OSCE: European human rights officials urge Polish parliament to reconsider amendments to the law governing public assemblies

Members of parliament raise their hands during a vote at a session of the Polish parliament, the Sejm, Warsaw, 22 February 2013. (Polish parliament/Krzysztof Białoskó

Members of parliament raise their hands during a vote at a session of the Polish parliament, the Sejm, Warsaw, 22 February 2013. (Polish parliament/Krzysztof Białoskó

WARSAW / STRASBOURG, 05-Dec-2016 — /EuropaWire/ — European human rights officials today expressed serious concern over legal amendments passed last week in the Polish Sejm that could undermine the right to freedom of assembly if they become law.

Urging the Polish parliament to reconsider amendments to the law governing public assemblies, Michael Georg Link, Director of the OSCE Office for Democratic Institutions and Human Rights (ODIHR) and Nils Muižnieks, Council of Europe Commissioner for Human Rights called on the Polish authorities to allow more time for consultation with civil society and other groups that will be affected by the changes.

“The freedom of peaceful assembly is protected, indeed guaranteed, by United Nations, Council of Europe, and OSCE commitments and legal standards,” said ODIHR Director Link. “Given the implications of these amendments for the right of peaceful assembly, which must be guaranteed and promoted, it is vital that legislation that could limit this right should not be adopted too hastily, and should undergo extensive consultations with civil society and other key stakeholders before being adopted.”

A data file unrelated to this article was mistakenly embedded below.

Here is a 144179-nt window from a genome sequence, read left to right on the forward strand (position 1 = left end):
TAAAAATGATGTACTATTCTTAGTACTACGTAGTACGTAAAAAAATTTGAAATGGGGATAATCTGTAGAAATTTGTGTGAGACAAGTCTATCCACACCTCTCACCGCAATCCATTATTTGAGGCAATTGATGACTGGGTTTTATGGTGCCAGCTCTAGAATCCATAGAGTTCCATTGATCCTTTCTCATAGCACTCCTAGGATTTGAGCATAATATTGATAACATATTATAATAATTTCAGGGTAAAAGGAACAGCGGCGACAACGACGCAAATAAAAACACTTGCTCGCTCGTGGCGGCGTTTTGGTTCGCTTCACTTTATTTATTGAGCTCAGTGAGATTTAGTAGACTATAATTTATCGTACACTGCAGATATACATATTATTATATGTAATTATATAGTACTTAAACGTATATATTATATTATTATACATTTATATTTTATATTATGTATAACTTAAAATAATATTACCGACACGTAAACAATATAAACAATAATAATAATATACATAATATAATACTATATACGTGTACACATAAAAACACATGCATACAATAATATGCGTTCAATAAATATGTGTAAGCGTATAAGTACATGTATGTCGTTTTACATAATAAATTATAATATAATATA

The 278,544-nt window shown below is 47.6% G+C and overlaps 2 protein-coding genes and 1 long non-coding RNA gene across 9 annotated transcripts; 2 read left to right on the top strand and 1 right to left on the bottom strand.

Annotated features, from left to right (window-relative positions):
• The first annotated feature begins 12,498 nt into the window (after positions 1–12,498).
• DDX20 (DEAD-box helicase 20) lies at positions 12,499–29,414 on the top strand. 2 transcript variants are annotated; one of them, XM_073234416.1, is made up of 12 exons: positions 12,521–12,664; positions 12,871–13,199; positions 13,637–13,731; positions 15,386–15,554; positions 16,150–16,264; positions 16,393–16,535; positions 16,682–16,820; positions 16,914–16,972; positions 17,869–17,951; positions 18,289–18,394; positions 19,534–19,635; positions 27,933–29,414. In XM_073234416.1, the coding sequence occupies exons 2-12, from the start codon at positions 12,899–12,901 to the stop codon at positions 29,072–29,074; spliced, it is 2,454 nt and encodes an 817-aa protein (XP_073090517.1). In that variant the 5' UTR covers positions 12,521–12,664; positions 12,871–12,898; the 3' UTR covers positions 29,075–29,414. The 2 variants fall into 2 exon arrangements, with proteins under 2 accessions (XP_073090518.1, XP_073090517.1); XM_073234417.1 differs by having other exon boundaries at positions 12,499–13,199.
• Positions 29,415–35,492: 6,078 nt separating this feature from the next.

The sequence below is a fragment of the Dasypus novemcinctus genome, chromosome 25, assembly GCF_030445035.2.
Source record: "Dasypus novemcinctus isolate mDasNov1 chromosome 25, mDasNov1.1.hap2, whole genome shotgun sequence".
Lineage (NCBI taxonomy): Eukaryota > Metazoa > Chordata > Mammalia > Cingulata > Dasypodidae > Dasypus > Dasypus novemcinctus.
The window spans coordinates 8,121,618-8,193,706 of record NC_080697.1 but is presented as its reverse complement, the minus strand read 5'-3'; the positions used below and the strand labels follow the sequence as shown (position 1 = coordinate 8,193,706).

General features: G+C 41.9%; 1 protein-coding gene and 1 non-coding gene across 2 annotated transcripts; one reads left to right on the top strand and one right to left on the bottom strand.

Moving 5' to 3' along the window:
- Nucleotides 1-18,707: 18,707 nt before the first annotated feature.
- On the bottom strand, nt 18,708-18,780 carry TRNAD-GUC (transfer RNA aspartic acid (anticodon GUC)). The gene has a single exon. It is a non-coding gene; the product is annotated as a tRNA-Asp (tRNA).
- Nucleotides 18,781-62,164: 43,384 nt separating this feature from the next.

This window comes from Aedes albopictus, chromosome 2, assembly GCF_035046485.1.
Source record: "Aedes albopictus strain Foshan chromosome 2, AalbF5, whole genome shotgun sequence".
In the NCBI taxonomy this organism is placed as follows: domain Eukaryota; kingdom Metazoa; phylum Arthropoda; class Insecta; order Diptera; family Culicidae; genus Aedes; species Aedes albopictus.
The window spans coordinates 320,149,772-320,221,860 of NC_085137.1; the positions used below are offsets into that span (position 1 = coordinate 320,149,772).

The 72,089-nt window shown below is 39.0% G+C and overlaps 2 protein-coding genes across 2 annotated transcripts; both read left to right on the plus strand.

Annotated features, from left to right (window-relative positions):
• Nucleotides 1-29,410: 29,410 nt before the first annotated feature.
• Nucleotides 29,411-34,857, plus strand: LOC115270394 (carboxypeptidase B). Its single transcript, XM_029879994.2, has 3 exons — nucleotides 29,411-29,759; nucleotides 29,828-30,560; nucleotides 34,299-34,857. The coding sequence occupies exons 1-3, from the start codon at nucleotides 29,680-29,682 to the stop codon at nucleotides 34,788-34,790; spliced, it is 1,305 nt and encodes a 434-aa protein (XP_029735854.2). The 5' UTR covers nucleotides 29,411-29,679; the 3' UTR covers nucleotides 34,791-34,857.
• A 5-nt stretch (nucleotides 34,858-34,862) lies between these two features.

“These amendments should not be adopted as such, as they would restrict unnecessarily and in a disproportionate way the possibility for a large part of the population to enjoy their human right to freedom of assembly, in disregard of Article 11 of the European Convention on Human Rights,” Commissioner Muižnieks said.

They highlighted, in particular, that the amendments give priority to gatherings organized by public authorities, churches and religious organizations, and to so-called “recurrent assemblies” – those that take place on a regular basis – to the possible detriment of the right of individuals and other groups to organize assemblies including to protest in relation to current public issues.

The amendments were passed in the Sejm, the lower house of the Polish parliament, last Wednesday, and will be subject to debate in the Polish Senate this week.

SOURCE: OSCE

Contacts
Thomas Rymer
Spokesperson
OSCE Office for Democratic Institutions and Human Rights (ODIHR)
Ul. Miodowa 10
00-251 Warsaw
Poland
Office: +48 22 520 0640
Mobile: +48 609 522 266
Thomas.Rymer@odihr.pl

OSCE Office for Democratic Institutions and Human Rights
Public Affairs Unit
Ul. Miodowa 10
00-251 Warsaw
Poland
Office: +48 22 520 06 00
Fax: +48 22 520 06 05
PublicAffairs@odihr.pl

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